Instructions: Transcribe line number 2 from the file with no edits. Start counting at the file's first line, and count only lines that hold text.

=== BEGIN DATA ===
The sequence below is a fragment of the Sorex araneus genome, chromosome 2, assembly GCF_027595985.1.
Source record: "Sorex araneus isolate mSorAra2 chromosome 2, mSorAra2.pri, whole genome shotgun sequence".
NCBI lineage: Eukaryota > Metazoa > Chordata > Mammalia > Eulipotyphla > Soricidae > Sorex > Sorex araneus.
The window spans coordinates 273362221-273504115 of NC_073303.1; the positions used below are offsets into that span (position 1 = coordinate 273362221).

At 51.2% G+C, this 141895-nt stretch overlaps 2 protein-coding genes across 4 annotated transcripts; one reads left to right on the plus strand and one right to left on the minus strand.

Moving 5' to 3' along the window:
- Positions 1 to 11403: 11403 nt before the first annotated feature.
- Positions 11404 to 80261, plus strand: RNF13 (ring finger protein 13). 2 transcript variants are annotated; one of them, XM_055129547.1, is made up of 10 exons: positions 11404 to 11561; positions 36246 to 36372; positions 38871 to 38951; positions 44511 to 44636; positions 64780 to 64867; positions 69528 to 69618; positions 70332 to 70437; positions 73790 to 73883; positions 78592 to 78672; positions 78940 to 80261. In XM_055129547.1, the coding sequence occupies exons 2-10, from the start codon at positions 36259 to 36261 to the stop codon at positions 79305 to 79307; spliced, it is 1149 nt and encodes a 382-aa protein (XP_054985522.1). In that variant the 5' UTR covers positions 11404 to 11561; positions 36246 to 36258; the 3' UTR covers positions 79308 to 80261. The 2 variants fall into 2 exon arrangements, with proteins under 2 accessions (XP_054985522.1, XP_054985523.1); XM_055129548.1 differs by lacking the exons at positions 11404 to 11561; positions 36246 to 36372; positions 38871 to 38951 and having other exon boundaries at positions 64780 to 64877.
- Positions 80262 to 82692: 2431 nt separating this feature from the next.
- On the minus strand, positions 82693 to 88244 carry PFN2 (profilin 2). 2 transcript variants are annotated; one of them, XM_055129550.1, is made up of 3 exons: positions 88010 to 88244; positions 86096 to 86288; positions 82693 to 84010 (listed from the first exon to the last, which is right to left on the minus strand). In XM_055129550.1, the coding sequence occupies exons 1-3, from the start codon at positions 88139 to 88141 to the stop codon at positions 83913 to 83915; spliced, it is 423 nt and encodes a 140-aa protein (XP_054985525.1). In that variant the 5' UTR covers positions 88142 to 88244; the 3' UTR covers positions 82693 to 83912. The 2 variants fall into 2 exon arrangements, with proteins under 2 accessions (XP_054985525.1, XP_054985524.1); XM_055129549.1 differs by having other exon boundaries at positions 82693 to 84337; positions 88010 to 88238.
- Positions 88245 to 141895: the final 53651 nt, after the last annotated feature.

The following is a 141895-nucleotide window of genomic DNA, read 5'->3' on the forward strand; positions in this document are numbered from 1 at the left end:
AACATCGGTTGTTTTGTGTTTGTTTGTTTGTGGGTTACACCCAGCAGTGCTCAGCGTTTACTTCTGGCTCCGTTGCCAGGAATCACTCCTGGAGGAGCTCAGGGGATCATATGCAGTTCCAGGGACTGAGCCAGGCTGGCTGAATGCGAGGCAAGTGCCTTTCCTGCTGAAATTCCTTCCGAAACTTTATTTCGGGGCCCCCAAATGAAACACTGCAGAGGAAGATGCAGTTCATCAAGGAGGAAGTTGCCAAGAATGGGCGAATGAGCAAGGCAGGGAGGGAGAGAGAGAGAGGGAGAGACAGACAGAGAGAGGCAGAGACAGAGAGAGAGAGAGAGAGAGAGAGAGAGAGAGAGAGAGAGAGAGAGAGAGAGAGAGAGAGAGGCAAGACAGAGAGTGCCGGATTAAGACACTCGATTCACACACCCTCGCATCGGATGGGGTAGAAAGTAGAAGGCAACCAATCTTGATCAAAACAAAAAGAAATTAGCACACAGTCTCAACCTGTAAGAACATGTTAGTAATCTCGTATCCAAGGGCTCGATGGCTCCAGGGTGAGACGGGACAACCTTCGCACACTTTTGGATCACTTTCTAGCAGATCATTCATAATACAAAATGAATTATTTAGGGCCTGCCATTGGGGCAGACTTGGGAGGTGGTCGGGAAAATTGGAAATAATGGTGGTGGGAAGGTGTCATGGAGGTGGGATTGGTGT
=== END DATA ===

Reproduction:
Source record: "Sorex araneus isolate mSorAra2 chromosome 2, mSorAra2.pri, whole genome shotgun sequence".